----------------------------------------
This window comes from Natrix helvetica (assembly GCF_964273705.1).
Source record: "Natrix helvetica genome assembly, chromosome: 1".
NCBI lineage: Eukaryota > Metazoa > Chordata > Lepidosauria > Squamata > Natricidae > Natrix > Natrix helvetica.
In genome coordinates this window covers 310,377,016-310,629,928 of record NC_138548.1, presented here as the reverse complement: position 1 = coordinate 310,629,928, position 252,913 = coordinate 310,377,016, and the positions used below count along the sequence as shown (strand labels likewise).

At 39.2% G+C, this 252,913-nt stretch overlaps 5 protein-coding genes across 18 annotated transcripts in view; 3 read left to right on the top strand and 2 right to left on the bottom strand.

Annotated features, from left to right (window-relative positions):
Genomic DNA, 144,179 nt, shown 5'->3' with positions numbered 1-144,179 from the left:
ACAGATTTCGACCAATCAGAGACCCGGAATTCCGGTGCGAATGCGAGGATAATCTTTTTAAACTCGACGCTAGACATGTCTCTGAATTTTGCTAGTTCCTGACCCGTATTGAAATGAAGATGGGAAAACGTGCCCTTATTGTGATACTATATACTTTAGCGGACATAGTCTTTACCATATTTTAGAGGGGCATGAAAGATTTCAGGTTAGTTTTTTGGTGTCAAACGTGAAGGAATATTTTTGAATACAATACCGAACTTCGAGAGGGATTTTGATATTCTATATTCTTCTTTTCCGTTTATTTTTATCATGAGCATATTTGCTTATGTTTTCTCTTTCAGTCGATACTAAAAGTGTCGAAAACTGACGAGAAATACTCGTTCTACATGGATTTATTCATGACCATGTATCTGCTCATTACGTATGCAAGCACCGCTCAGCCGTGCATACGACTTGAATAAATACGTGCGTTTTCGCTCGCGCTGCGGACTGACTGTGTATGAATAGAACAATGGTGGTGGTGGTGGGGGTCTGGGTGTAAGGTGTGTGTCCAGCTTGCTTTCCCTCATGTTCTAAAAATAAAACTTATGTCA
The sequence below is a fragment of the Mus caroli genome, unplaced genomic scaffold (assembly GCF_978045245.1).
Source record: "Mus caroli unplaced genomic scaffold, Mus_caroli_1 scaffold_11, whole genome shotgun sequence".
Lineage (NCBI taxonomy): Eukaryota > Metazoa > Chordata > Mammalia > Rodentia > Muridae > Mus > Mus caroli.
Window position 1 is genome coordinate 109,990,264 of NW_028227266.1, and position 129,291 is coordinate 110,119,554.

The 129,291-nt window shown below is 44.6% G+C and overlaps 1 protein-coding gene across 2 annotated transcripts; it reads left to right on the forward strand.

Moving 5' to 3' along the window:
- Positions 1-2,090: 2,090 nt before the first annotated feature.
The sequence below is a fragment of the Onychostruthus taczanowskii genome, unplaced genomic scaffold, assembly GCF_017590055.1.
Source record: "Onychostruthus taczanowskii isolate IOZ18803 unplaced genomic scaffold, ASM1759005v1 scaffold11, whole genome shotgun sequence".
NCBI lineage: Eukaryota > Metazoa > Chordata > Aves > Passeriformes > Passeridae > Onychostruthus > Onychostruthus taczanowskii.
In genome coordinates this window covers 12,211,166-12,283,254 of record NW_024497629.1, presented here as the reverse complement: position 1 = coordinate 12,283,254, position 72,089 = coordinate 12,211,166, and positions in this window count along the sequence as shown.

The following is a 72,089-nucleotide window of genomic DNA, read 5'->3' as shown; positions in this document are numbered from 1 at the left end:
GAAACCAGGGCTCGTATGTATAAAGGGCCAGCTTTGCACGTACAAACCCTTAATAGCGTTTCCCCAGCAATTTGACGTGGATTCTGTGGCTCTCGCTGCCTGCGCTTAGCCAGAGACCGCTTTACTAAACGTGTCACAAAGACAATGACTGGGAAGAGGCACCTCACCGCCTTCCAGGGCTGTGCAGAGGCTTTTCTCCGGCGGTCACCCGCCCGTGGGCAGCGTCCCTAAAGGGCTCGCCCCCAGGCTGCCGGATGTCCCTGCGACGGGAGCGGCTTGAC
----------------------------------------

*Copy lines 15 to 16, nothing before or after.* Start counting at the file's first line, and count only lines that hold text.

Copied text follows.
- Positions 1-2,090: 2,090 nt before the first annotated feature.
The sequence below is a fragment of the Onychostruthus taczanowskii genome, unplaced genomic scaffold, assembly GCF_017590055.1.